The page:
After water tank bursts in Voorheesville school: Classes cancelled, pricey new equipment likely lost

— From the Voorheesville Central School District

The water rose as high as seven feet in the mechanical room of Voorheesville’s middle- and high-school building after a hot-water tank burst burst on Jan. 26.

NEW SCOTLAND — After a hot-water tank burst in Voorheesville’s middle- and high-school building over the weekend, classes were cancelled for the first part of the week and expensive, recently-installed mechanical equipment is likely lost.

Classes resumed on Wednesday after temporary heat and hot water had been set up.

The burst was first detected by a custodian on Sunday, Jan. 26, between 9:30  and 10 a.m, Superintendent Frank Macri told The Enterprise. Macri said it was unclear how long the water had been running when the custodian came across it; the water reached a depth of seven feet, according to the district. Boilers, hot-water tanks, and holding tanks in the room were all submerged.

The room itself is recessed into the ground. “It’s in a pit,” Macri said on Monday at a special board of education, which is why the water didn’t overflow into the school’s hallways.

Superintendent Frank Macri said at a special board of education meeting on Monday that he was “hoping” the building can be reopened at some point this week but he didn’t want to offer a specific day — there were too many variables at play for him to make any promises. “It’s a day-by-day situation,” Macri said.

The burst was first detected by a custodian on Sunday, Jan. 26, between 9:30  and 10 a.m, Macri told The Enterprise. Macri said it was unclear how long the water had been running when the custodian came across it; the water reached a depth of seven feet, according to the district. Boilers, hot-water tanks, and holding tanks in the room were all submerged.

The room itself is recessed into the ground. “It’s in a pit,” Macri said, which is why the water didn’t overflow into the school’s hallways.

From the time the water was shut off and it was deemed safe to enter the room, it took the fire department only about an hour to pump out the room, Macri said. “They deserve all the kudos — they were fantastic,” he said of the fire department members who responded.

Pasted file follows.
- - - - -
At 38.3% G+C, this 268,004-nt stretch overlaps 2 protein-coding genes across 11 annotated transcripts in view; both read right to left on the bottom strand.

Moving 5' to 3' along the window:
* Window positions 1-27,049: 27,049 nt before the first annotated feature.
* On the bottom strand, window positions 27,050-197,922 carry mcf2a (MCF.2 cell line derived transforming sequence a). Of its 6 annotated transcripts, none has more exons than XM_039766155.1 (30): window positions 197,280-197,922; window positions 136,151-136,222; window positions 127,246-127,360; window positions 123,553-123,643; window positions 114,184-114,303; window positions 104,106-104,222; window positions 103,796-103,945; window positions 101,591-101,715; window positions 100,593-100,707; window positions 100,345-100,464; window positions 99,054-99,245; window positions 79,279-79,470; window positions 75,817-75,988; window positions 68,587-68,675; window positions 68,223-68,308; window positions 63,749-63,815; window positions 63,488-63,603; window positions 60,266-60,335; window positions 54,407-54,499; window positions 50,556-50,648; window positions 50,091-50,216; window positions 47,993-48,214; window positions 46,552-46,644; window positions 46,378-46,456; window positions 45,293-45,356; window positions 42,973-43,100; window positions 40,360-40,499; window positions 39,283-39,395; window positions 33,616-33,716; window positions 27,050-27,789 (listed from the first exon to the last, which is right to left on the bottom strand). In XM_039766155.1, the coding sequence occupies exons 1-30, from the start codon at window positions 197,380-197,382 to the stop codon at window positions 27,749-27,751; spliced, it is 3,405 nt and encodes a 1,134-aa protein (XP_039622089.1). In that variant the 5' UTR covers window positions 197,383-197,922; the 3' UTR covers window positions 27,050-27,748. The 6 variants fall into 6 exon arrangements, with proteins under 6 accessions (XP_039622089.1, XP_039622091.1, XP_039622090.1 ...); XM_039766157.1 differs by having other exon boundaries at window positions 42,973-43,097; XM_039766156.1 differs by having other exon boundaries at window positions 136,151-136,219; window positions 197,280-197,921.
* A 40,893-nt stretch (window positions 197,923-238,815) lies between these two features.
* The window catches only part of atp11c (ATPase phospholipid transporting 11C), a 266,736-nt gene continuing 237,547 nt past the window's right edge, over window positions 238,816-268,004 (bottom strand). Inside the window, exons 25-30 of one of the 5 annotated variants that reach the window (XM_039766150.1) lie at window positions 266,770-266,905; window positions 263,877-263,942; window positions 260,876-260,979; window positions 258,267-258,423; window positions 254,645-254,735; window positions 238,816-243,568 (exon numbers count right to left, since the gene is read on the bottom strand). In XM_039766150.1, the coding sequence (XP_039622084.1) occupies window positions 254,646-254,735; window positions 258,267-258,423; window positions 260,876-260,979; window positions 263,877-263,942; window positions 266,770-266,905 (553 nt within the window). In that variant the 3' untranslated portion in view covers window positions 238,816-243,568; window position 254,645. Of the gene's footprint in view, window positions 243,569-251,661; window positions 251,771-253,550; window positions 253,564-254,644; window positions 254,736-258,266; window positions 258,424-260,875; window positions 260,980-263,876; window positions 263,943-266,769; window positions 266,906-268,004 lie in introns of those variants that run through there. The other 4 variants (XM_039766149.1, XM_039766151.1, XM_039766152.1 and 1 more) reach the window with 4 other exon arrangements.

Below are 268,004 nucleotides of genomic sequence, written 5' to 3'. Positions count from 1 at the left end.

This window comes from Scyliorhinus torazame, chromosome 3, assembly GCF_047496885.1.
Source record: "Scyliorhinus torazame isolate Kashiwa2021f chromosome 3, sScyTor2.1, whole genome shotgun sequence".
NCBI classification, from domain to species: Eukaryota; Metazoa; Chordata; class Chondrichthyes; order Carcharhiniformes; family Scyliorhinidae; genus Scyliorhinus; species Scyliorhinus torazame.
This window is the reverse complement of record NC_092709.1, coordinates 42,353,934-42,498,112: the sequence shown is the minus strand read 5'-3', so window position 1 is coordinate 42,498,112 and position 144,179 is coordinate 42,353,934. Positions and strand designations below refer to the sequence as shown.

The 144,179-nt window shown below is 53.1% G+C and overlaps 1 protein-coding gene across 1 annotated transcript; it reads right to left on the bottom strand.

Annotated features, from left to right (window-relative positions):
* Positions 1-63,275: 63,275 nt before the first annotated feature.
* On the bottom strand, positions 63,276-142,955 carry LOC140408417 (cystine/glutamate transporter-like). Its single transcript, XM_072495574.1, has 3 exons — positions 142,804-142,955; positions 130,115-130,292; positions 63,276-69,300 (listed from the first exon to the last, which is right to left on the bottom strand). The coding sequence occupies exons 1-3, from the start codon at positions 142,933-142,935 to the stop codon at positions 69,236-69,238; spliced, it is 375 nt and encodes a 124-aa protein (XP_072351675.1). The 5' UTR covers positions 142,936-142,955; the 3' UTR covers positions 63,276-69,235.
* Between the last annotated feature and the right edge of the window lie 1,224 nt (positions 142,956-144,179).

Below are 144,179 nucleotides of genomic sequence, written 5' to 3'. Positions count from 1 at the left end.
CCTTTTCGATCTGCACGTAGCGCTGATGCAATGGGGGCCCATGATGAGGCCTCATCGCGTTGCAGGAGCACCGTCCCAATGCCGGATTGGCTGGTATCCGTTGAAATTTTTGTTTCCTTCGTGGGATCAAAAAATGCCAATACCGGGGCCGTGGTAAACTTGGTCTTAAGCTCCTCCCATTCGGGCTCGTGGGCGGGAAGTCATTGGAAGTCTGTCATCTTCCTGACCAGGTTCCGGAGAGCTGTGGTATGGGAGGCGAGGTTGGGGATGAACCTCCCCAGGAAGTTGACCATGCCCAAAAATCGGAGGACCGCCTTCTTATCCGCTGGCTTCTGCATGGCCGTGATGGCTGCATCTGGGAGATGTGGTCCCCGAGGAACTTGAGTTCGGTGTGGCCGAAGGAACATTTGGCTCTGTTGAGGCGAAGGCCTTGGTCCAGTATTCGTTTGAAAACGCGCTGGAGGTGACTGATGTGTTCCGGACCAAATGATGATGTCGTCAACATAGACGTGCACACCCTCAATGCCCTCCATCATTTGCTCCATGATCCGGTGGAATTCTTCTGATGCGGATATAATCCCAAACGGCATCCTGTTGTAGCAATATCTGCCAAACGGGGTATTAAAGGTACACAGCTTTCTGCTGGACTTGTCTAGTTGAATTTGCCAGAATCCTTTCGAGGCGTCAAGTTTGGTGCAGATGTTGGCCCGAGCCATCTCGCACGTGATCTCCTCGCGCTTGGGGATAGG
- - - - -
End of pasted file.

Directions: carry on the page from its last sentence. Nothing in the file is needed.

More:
When he looked at it, Macri said, he saw water gushing out of either side of the tank, and said that he was told by the experienced professionals who came in to repair the burst that they had never seen anything like what had happened with the tank.

Macri didn’t have a cost estimate for repairing the damage caused by the burst. He also said the cause of the burst is not yet known.

Asked if all of the equipment in the room was a total loss, Macri said that was for the insurance company to decide, adding, “If your car is in a flood, you typically don’t turn it back on.”

The district isn’t turning back on any of the six-month-old equipment in the room, he said.

Macri said that the district has multiple layers of insurance; in addition, the mechanical work is still an open capital project, so the contractor, Crisafulli Brothers Plumbing and Heating, also has insurance. “So, we’re working with who’s going to pay for it,” Macri said on Monday.

The district has a $5,000 deductible, he said. 

If there are any immediate out-of-pocket expenses that have to be taken from the district’s general fund, Macri said he expects Voorheesville to be reimbursed by its insurance company. 

The upgrades to the mechanical room were part of the district’s $7.7 million capital project that was approved by voters in May 2018. As part of the project, the district budgeted nearly $1.5 million to replace boilers in all of its buildings — a number that includes the district’s other school, its elementary school. 

Macri said that temporary heat and hot water will be needed so that the school can be reopened. 

Voorheesville’s 180-day school calendar builds in a few snow or contingency days so that, in the event of, say, two school days lost to snowstorms, the school year will still end on time. By Thursday, the high school and middle school will have run out of those contingency days. 

“Then we’re going to have to bring kids and staff back,” Macri said. “But at this point, it’s still up in the air and it’s just too early to tell.” 

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